Decide on resource allocation, cash flow and financial scenarios
Build staff capability
Worry about ethics and societal benefit
Think about community engagement
Marketing, HR and the rest
It is not that with the right teaching any person can’t learn the nitty gritty of the other domain – it is just that it makes no sense. The magic of specialisation is often what gives us commercial advantage, and teaching every employee to be an expert in everything is a recipe for mediocrity (also you wont be able to, and people don’t want to learn what is outside their “identity”).
Foundational Tools and conceptual requirements (the creative medium of AI)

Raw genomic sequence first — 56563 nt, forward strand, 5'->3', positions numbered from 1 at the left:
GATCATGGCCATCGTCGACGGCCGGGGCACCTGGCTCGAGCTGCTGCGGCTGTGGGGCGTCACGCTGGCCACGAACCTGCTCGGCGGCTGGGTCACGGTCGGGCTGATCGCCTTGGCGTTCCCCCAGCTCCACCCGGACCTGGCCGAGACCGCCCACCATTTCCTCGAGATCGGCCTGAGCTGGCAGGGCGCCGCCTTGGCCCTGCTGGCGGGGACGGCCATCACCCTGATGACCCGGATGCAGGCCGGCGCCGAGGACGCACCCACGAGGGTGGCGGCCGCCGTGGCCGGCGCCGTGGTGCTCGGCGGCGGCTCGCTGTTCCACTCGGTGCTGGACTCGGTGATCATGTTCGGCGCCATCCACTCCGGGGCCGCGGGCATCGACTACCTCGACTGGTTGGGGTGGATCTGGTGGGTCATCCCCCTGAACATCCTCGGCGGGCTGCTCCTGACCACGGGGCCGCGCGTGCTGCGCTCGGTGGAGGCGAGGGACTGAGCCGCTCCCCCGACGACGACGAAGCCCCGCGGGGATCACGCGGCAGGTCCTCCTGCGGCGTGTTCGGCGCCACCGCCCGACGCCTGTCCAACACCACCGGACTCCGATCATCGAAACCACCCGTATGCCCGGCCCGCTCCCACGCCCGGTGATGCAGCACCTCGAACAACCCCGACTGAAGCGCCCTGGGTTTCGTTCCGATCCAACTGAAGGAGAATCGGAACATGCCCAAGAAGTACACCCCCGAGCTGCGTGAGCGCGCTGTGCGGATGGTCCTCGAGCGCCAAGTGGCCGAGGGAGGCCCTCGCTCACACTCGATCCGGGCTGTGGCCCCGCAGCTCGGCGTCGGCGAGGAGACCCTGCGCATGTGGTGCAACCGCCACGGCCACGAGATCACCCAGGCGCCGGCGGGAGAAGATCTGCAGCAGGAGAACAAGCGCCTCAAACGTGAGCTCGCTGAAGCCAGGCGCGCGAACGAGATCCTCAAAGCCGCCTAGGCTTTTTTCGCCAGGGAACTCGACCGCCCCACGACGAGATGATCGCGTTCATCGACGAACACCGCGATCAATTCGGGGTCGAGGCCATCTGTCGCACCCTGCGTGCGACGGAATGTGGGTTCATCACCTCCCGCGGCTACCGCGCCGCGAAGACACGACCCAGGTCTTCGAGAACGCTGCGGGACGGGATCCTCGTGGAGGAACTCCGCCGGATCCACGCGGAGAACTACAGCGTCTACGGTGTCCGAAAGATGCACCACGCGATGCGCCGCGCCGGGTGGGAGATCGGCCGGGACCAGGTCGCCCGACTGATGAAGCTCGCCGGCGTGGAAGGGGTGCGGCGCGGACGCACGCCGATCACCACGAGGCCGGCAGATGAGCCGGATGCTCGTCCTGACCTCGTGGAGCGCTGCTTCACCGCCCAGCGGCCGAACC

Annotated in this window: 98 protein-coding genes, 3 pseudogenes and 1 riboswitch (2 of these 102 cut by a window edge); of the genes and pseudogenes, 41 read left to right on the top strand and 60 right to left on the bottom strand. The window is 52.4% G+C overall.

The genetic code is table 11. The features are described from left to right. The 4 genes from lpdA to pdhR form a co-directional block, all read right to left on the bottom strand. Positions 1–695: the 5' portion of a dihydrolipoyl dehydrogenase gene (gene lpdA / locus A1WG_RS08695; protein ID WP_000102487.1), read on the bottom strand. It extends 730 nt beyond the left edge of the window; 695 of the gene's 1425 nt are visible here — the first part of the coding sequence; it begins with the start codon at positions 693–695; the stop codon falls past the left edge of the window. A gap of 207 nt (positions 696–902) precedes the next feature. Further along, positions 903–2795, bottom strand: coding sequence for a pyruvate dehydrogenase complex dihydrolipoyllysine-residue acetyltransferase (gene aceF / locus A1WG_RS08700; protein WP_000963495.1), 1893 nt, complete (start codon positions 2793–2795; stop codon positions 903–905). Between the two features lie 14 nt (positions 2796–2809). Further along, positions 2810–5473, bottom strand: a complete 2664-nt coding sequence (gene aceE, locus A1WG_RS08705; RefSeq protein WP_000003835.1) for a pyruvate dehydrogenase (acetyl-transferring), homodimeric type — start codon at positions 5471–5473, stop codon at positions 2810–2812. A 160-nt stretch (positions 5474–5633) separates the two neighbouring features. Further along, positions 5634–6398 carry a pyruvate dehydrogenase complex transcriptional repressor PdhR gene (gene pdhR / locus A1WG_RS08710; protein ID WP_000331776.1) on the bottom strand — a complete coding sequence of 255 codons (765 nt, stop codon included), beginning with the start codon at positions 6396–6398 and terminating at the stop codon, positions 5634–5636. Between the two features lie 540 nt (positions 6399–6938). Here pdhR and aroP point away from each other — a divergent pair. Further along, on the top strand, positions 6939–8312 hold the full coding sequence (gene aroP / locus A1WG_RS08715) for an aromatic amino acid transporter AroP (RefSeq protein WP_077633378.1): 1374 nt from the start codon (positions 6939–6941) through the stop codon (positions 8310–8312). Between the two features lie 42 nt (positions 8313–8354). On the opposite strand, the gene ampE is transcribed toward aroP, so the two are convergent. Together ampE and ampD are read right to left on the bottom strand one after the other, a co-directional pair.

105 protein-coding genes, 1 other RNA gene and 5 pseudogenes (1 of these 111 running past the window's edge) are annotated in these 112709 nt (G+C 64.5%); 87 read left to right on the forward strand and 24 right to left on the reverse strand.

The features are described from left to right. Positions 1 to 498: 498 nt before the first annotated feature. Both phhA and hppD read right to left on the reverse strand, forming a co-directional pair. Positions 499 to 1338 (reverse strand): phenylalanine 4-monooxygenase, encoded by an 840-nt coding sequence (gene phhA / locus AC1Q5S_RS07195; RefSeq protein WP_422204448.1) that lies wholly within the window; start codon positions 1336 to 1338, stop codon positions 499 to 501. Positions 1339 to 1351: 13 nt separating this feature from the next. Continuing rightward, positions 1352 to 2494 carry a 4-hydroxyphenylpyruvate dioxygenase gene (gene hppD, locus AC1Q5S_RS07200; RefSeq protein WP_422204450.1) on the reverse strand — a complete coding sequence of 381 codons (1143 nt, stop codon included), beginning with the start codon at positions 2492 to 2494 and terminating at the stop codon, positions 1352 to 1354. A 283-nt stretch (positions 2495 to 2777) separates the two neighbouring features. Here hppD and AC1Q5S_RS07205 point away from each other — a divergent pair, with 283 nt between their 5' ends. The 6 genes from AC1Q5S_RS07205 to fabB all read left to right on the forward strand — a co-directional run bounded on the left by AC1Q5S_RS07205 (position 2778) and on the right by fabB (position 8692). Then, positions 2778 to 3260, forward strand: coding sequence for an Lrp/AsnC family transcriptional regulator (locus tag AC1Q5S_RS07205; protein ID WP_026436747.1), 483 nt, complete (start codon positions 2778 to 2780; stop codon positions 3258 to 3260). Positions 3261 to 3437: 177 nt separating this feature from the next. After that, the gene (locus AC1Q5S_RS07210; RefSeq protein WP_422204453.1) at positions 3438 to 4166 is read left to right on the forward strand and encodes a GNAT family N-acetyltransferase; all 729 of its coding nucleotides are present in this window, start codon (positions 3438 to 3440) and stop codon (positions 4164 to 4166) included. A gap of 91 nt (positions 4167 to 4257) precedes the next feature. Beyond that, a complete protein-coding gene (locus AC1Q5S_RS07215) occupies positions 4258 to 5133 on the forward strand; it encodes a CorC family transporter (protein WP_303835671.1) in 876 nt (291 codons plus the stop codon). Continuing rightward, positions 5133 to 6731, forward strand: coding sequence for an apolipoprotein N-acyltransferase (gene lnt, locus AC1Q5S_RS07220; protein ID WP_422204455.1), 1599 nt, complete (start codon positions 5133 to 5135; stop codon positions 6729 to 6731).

As I said above the foundational tools and concepts that one needs to come up with new AI projects are a matter of opinion.
I’ve chosen a set of concepts that I think are:
High enough level
to be useful to decision makers.
When it comes to AI I think we need to know i) what are the possible challenges we want to undertake, ii) can we achieve those given a certain resource priority, iii) if the AI process needs data, do we have data or can we acquire that data and iv) how will the AI process learn. In order to engage with the third and fourth point, we need to know more about AI (the creative medium) in order to be able to come up with alternative options. Even once you have the options and you decide upon one or more the process will still be exploratory like many innovative processes.